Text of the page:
I don’t know if it’s just me, but I don’t want Stajan or Cammi returning too quick. If anything, teams like Philly & Rangers are really really struggling with offense. Maybe there is a market for them & we can score a 1st & another high end prospect for these guys to a desperate team trying to shake up their front lines. I like this line up & if we do start to struggle a bit or get injuries, I don’t care what our record is, I want to give guys like Ramage, Cundari, Breen, Knight, Reinhart, Horak as many games possible in the NHL as well at some point this year. Lets have fun with this, & don’t forget we are rebuilding. I wouldn’t mind seeing Gaudreau, Arnold & Agostini later this year as well.

      • MonsterPod

        I totally agree and I get criticized for it. I understand the need for good vets, but I want to watch the future of the team, not the UFAs. Bring up Horak and Knight. I also think we should trade Colborne for a fourth.

        • MonsterPod

          Stajan and Cammy will be traded by the deadline. I also don’t think MacDonald, Smith, Butler or Jackman will be here next season either.

          We have prospects in the system that can fill those holes.

          • loudogYYC

            We may have prospects that can fill some gaps, but if the Flames have 5 rookies in next years starting line up, we’ll be in trouble. I still hope they take on a few contracts and draft picks next summer, there’s still gonna be lots of teams in cap trouble.

  • supra steve

    On Monahan, still have 4 more games to make a final call, but I’d like to ask:

    who among you could tell this kid (with a straight face) that he is just not ready for the NHL, so we’re sending you back to the OHL?

    Also on the issue of small sample sizes, Janko scored twice last night vs Minnesota State. Gilles, one goal against in a 5-1 win. Gilmour 1G, 1A.

  • supra steve

    One other point on the Monahan debate is if you are Jay Feaster, the team is winning, Monahan & your other future hopeful star in Sven is playing well with Monahan, scoring, building chemistry & getting fans excited. After game 9 Ryan Lambert convinces you to send Monahan down because he didn’t want to burn a year on the ELC, & he’ll be a better player crushing other junior players with half the effort. Sven starts to struggle, the team doesn’t score much & starts to lose & Murray Edwards wants to know why the young star was sent down? Jay squirms in the chair & says I think he would develop better crushing junior players & we save a year on the ELC. Also, another good draft pick sounds pretty good too.

    I would call that a career killer.

  • BurningSensation

    A few things:

    – The first 9 games is not long enough to effectively judge Monahan’s suitability for the NHL. Which raises the question, if Monahan is kept up for an extended evaluation period (say 20 games) and in that time he demonstrates he should be sent back down, are we ok with the loss of a year on his ELC? (Call this the ‘Grigerenko situation’). Yes, it’s arguably ‘poor asset management’ (or whatever expletive Ryan Lambert would call it), but wouldn’t you rather have an extended look to see if what we have seen so far is ‘real’? On the flip side, maybe Monahan doesn’t regress (much – his shooting % is currently ridiculous and will dip – Mike Bossy was ‘only’ a 20% shooter for his career, and Monahan as good as he is, is no Mike Bossy), and proves he really is an NHL caliber pivot at 18-19 years old. It could happen. Let’s find out.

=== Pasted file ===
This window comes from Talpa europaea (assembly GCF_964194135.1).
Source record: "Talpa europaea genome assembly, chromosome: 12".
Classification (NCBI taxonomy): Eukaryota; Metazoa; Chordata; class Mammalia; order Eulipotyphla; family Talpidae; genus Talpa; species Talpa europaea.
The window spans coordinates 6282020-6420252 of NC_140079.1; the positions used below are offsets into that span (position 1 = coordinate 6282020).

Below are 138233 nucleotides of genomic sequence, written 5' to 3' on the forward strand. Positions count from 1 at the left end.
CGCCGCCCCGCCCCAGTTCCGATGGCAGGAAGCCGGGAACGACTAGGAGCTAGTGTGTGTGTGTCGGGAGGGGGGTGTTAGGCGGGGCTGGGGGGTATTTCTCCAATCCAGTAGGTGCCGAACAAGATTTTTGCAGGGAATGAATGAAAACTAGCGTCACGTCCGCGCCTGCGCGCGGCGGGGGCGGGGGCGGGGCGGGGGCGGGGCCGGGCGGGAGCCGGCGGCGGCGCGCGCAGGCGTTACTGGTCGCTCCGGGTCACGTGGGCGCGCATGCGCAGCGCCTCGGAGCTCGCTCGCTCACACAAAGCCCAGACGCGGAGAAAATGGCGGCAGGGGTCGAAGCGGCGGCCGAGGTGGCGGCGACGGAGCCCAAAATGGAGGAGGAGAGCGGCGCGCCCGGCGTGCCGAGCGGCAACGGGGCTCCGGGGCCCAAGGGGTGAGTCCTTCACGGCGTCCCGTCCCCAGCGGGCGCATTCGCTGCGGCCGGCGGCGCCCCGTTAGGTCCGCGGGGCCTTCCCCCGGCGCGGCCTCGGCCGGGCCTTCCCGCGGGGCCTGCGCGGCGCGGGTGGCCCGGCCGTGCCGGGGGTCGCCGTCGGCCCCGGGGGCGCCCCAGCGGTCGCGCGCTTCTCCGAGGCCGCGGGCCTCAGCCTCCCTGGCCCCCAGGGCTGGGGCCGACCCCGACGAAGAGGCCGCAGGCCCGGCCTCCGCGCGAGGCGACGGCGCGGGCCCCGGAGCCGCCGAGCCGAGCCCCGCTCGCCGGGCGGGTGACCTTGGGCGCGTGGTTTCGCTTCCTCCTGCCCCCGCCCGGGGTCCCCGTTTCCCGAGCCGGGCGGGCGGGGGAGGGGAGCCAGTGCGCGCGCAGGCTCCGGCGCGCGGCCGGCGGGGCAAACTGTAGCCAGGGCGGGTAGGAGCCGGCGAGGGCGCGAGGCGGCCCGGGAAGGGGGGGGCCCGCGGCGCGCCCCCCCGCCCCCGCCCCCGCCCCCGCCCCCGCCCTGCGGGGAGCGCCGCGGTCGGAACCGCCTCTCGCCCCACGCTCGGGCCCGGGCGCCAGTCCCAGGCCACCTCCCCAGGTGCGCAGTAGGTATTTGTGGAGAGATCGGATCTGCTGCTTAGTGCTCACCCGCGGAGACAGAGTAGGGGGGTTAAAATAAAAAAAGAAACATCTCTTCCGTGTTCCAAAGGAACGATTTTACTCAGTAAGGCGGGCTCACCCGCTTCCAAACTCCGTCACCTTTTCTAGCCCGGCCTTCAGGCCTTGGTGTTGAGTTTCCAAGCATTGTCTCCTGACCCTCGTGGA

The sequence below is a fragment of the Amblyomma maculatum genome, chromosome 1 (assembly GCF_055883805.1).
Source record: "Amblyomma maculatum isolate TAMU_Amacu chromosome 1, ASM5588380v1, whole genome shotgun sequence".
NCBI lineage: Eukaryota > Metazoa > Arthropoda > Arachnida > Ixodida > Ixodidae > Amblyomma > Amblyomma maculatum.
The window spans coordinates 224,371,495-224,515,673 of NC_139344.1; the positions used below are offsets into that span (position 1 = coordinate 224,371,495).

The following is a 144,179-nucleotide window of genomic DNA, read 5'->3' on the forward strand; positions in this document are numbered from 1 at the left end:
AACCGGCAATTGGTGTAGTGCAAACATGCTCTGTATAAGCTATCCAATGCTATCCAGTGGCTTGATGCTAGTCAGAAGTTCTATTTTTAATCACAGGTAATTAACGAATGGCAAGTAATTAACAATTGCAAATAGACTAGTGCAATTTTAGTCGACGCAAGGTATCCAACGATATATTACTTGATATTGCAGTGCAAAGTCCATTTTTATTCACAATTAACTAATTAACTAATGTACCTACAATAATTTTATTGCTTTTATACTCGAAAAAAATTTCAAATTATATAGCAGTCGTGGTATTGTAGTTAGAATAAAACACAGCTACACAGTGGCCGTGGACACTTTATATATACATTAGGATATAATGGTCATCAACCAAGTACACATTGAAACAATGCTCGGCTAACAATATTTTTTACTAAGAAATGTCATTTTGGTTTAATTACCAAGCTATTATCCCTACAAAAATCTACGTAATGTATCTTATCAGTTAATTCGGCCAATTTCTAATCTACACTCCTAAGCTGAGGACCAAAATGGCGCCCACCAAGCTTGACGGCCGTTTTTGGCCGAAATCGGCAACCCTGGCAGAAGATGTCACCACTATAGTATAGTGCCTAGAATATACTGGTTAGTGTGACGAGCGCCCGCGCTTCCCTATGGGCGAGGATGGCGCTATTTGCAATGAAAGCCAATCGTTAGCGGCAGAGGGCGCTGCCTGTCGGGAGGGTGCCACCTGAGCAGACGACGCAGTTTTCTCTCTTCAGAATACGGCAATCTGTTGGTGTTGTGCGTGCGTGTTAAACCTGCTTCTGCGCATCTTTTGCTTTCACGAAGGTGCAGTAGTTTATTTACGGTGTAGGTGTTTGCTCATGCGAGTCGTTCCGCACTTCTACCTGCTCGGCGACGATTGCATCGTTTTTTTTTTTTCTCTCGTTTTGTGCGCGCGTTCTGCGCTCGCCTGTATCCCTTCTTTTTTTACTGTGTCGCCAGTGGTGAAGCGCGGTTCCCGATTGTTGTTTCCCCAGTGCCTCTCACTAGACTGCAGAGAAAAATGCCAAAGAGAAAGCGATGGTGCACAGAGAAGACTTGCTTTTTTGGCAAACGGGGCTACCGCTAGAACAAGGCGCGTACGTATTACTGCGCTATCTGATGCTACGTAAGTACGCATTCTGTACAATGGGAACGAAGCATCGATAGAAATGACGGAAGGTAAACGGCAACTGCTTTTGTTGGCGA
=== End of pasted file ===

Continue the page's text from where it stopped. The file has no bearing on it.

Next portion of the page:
– I haven’t loved Hartley as a coach, but I am seriously warming to him. I suspect that McDonald is getting the starts for the oldest reason in the book – he’s been winning. Players respect that, even if management would prefer Ramo get more burn.

    – Going back to Keenan there have been whispered rumours of Iggy not being great in the room, or even being all that enamoured of listening to coaches. Meh. Absent some substaniated evidence that Iggy was a bad locker room guy I think it’s all noise.

    – The Flames hot start reminds me a ton of Minnesota a couple years back. It just doesn’t pass the smell test. A team like the Flames will outwork some teams early in the season, and benefit from random luck effects that boost their win total. As exciting as it is to see the Flames winning, I just don’t see them being playoff bound.

    – Gotta hand it to the vets, Stempniak, Hudler, Wideman, and Gio are all playing out of their minds right now and are leading by example. More than anything else, this strikes me as the major difference between Cgy’s rebuild and Edm’s. In our case we have some reliable vets (albeit lower case talents all) to help steer the bus while the kids figure things out.

    – Brodie is just light years better than I expected he would ever be. Everytime I watch him play he pulls off a pass that I didn’t think he could make, or makes a solid read in his own zone that I didn’t expect. There is also a calmness to him that he’s developed in the last two years. Could be a beauty in the Duncan Keith mold.

    – Backlund. I still don’t know what his ceiling is, but the kid does so many of the little things right it would be a shame if he didn’t develop an offensive game that complimented his all-round skills.

    That all said, winter is coming. Strong coaching and team spirit will only get you so far when the shooting % regresses.

    • supra steve

      Hey Bro! I know lots of us like to nip into the Kool aid a little too often, but you know, sometimes it is pretty good therapy to take a few sips & enjoy it. We don’t get a lot of reasons to toast around these parts, but watching this team grow & form a culture we have been missing since 2004, well let us have our Kool-Aid moment.

      • BurningSensation

        LOL, typically I’m the one accused of handing out the Jim Jones refreshments!

        The truth is that there is lots to like about the Flames right now, but we should still be realistic about things.